NEWS- Love kills: Dairy farm tragedy raises awareness
In the aftermath of a farm accident in Rockingham County that claimed the lives of four members of a Mennonite family and a coworker, local sheriff Don Farley had the unenviable task of fielding questions from the media. How could this happen? Why did it happen?
Now that the case is officially closed, it appears the magnitude of the tragedy has hit him.
"This is such a sad case," he says, "the saddest of all the sad cases I've seen in 25 years on the job."
On July 2, farmer Scott Showalter, 34, climbed down into a manure pit below a livestock building to remove a clog in his manure pump, something he had done countless times. But this time, he was quickly overcome by a lethal combination of gases emanating from the pit. His wife, Phyllis, 33, attempted to rescue her husband but was also overcome. Two of the Showalters' four daughters, Shayla, 11, and Christina, 9, then climbed down into the pit to rescue their mother, but they were also overcome. Hired hand Amous Stoltzfus, 24, also attempted a rescue, but the gases were too powerful.
"You know that expression, 'love kills,'" says Farley. "Well, that's definitely true here."
In fact, according to studies by the National Institute for Occupational Safety and Health (NIOSH), "love" has played a part in other manure pit accidents. Of 20 such accidents the organization documented in the 1980s, 40 percent of the victims were coworkers or relatives attempting a rescue. In 1989, a 65-year-old dairy farmer, his two sons, a nephew, and a grandson all perished attempting to rescue each other from a manure pit.
"It's something farmers do all the time," said Farley, who grew up on a dairy farm. Cleaning out manure pits is "just something you don't think about."
Manure from the livestock buildings is drained into a small pit over the course of the month. At the end of each month, that manure is pumped from the smaller pit to a larger pit where it's stored before being spread on the fields.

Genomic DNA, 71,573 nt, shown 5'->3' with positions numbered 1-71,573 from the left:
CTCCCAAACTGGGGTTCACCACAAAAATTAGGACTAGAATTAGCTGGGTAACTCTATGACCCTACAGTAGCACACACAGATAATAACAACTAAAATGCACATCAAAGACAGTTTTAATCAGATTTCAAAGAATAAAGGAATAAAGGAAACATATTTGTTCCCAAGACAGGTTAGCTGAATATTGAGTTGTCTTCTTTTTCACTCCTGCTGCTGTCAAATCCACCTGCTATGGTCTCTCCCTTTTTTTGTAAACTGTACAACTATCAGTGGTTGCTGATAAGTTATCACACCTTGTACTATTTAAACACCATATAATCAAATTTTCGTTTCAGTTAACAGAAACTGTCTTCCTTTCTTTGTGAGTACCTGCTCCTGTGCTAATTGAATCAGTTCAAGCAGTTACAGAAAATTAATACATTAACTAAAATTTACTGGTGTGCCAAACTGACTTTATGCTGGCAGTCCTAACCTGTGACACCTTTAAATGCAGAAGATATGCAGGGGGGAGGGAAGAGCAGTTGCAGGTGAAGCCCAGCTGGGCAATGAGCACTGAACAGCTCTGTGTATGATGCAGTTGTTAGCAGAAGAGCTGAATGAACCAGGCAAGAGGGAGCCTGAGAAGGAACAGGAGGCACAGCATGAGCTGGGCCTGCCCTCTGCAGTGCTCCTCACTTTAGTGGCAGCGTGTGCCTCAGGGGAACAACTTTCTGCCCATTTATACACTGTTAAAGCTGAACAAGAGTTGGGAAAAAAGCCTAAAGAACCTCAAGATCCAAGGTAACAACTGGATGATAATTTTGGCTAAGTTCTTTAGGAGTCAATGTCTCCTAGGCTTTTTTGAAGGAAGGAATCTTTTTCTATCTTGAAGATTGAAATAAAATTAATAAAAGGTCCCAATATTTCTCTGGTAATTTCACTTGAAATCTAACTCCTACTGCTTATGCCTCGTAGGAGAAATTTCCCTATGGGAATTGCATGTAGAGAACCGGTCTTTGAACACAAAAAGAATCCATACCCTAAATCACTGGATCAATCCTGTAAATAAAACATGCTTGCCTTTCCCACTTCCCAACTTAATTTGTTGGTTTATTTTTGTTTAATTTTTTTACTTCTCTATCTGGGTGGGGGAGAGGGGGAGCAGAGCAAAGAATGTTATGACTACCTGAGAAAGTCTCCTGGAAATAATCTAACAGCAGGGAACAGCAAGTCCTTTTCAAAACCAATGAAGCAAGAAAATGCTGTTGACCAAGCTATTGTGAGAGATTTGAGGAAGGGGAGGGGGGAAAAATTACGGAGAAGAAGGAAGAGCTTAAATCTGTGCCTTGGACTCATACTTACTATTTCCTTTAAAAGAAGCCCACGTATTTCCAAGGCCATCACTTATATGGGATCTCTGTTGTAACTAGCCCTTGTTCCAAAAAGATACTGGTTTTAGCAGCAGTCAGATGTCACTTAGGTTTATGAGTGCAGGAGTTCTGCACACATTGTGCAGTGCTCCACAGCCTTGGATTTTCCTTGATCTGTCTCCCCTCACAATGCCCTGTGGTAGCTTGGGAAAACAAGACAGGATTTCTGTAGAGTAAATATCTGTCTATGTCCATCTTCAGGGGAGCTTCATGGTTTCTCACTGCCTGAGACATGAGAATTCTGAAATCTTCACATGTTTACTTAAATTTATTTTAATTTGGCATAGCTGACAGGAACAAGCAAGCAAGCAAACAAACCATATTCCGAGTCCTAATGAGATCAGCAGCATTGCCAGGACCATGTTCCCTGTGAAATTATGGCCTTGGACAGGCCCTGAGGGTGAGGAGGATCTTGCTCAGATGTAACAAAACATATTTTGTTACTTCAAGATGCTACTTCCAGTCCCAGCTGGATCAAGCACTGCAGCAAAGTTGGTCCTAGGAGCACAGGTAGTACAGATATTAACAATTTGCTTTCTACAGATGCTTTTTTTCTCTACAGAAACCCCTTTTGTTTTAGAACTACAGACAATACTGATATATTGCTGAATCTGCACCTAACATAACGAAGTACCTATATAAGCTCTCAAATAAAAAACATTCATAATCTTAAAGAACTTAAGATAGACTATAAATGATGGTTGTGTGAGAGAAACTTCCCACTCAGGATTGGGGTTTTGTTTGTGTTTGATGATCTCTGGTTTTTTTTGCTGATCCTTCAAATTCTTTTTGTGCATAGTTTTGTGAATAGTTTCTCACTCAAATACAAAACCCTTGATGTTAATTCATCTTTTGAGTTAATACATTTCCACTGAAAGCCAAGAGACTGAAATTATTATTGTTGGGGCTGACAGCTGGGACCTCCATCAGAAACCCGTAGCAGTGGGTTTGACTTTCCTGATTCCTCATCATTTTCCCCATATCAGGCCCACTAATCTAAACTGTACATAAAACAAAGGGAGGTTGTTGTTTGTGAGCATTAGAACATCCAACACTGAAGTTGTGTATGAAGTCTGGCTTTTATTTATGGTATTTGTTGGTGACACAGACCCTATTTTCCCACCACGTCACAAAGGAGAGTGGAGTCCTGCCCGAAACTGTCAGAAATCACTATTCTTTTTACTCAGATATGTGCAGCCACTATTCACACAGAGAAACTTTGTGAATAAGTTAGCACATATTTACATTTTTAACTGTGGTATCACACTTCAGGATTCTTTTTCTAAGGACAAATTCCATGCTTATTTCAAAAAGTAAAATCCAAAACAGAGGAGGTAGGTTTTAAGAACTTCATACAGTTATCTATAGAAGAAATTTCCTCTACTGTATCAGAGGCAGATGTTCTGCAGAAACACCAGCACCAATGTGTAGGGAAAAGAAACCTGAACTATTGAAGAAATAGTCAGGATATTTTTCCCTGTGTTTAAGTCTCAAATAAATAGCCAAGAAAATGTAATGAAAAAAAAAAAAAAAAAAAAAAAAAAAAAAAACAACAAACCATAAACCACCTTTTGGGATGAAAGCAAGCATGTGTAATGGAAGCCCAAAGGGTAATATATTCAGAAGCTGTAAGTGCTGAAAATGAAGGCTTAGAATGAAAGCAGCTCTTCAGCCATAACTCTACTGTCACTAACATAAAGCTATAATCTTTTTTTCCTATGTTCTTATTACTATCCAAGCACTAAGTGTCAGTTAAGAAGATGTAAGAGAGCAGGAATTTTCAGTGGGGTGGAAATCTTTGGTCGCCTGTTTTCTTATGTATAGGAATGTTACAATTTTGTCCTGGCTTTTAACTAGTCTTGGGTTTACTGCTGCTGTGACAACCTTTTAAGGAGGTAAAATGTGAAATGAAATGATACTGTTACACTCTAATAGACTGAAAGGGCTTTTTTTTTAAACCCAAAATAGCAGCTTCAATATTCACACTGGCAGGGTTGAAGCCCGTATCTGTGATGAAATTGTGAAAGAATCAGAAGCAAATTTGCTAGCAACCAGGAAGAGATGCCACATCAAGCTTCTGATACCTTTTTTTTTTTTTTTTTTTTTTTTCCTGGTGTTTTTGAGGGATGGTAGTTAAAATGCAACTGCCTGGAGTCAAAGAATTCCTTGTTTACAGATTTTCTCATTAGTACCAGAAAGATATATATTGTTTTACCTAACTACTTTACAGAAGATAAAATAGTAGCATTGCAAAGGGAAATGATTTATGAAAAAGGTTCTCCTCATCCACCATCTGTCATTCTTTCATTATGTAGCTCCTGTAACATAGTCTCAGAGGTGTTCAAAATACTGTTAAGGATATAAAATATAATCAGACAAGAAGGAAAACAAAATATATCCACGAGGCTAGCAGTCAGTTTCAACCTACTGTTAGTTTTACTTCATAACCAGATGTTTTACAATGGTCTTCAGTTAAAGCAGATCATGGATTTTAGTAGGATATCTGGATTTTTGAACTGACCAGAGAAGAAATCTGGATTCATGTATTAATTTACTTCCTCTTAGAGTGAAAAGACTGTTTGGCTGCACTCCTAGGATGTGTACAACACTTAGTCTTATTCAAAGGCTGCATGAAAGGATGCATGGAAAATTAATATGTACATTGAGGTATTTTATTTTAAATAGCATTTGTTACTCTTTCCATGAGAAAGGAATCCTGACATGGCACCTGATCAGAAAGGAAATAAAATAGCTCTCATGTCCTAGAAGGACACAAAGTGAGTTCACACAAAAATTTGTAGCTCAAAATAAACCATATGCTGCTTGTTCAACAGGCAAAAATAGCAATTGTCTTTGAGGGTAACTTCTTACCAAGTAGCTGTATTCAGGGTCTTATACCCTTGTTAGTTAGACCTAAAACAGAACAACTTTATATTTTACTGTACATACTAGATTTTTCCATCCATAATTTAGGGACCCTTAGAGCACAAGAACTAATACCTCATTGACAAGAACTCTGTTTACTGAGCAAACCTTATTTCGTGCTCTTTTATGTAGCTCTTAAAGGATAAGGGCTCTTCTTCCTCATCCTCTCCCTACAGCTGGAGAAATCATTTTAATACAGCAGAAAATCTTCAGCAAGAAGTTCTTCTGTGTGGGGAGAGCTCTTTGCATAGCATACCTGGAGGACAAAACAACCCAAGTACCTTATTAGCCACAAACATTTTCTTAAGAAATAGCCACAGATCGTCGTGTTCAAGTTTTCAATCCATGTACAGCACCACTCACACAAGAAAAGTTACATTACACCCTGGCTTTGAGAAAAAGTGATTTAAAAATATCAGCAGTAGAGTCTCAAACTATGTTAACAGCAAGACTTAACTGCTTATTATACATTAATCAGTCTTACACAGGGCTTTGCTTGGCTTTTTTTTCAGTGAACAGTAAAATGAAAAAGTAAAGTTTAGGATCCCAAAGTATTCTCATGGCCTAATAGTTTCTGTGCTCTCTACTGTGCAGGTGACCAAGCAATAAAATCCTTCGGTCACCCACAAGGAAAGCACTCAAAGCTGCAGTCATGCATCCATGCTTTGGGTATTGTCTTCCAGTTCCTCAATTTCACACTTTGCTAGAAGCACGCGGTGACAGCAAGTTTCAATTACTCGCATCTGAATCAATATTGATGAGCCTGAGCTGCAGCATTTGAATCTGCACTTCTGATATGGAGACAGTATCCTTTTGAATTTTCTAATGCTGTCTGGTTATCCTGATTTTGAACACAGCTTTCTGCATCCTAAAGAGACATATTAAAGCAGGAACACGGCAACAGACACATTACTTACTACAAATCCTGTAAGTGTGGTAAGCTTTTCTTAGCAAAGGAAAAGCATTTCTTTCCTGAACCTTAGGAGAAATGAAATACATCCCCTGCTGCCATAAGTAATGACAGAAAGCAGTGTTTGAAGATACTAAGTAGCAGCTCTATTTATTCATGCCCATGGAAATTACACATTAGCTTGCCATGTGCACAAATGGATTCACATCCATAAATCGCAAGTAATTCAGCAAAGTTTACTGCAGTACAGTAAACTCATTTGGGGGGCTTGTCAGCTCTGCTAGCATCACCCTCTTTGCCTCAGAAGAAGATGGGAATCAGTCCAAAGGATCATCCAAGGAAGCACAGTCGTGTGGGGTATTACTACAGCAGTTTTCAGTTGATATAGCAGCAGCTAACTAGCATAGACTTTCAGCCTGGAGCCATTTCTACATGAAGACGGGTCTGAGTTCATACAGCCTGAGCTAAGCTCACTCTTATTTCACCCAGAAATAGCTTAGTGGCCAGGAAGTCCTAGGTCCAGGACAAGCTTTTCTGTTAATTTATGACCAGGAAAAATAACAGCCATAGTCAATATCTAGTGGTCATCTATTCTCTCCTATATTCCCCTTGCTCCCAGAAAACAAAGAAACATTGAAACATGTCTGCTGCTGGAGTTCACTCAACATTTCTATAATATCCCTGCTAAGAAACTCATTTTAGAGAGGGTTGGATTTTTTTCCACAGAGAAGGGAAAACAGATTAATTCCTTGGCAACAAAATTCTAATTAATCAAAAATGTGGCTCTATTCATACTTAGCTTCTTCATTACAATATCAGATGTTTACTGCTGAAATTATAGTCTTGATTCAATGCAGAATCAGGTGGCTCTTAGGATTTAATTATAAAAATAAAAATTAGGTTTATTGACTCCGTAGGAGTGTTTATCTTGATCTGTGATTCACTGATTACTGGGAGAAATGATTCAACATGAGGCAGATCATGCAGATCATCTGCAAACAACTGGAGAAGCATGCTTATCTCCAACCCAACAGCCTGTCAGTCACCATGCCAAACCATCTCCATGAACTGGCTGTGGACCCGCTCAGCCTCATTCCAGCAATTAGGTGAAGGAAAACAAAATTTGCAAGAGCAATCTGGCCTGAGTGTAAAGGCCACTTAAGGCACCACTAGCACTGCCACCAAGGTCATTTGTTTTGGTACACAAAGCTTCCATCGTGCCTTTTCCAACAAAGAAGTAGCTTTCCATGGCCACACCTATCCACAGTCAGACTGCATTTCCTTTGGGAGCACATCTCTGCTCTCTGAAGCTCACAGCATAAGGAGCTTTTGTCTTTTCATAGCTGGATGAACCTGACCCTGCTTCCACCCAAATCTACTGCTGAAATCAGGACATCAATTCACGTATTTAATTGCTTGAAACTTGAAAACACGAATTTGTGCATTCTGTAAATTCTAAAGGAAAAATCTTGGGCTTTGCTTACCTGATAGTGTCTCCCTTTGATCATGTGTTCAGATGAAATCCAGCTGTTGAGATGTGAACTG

According to Jon Ignosh, an agriculture educator with the Virginia Cooperative Extension, such accidents are rare but not unprecedented. In fact, the VCE has had a fact sheet on manure pit dangers available for farmers for several years, and Ignosh says there's plenty of information about it on the web.
While a majority of news reports cited methane asphyxiation as the cause of death in the Rockingham tragedy, Farley can't say which gases were the culprit. Because it was ruled an accident, there will be no autopsies, he says.
However, Ignosh says many of the deadly gases produced by manure could have been to blame.
"Methane, hydrogen sulfide, and carbon dioxide– any of these can kill you," he says, tacking ammonia to the list that manure can produce. "Hydrogen sulfide is a pretty nasty gas, almost like a nerve gas. In low concentrations it smells like rotten eggs, but it's odorless in higher concentrations. In addition, high concentrations of carbon dioxide and methane can take the oxygen out of the air."
Ignosh says it's an issue of complacency: farmers are around manure so much that they don't think about the dangers. To raise awareness, Ignosh says the Extension is launching an information campaign and holding two field days this summer.
According to NIOSH recommendations on manure pit safety, proper ventilation is key, as is wearing a harness with a lifeline attached to a mechanical winch, hoist, or pulley when entering the pit, and always having a person nearby to operate such equipment. The agency also recommends that an oxygen mask, like the ones used by rescue workers and firefighters, be on hand for anyone attempting a pit rescue.
"We want to take advantage of this being fresh in everybody's mind," says Ignosh, who adds that the field days will present the science of the danger, prevention measures, and review the best ways to respond to a manure pit accident.
"We also want to target children," he says, "and make sure they're aware of the dangers."
Of course, love also heals. According to Farley, friends rushed in to take responsibility for running the farm– even milking the cows the morning after the tragedy.
Family and church members have taken responsibility for caring for the Showalters' two remaining daughters, Brooklyn Joy and Alyssa Nicole, ages 7 and 3. Scott Showalter is also survived by three brothers, a sister, his parents, and two sets of grandparents. At press time, calls to church and family members were unreturned, but Farley says he's not surprised.
"It's hard to reach members of that denomination," he says of Mennonites. "They tend to shy away from law enforcement and the media."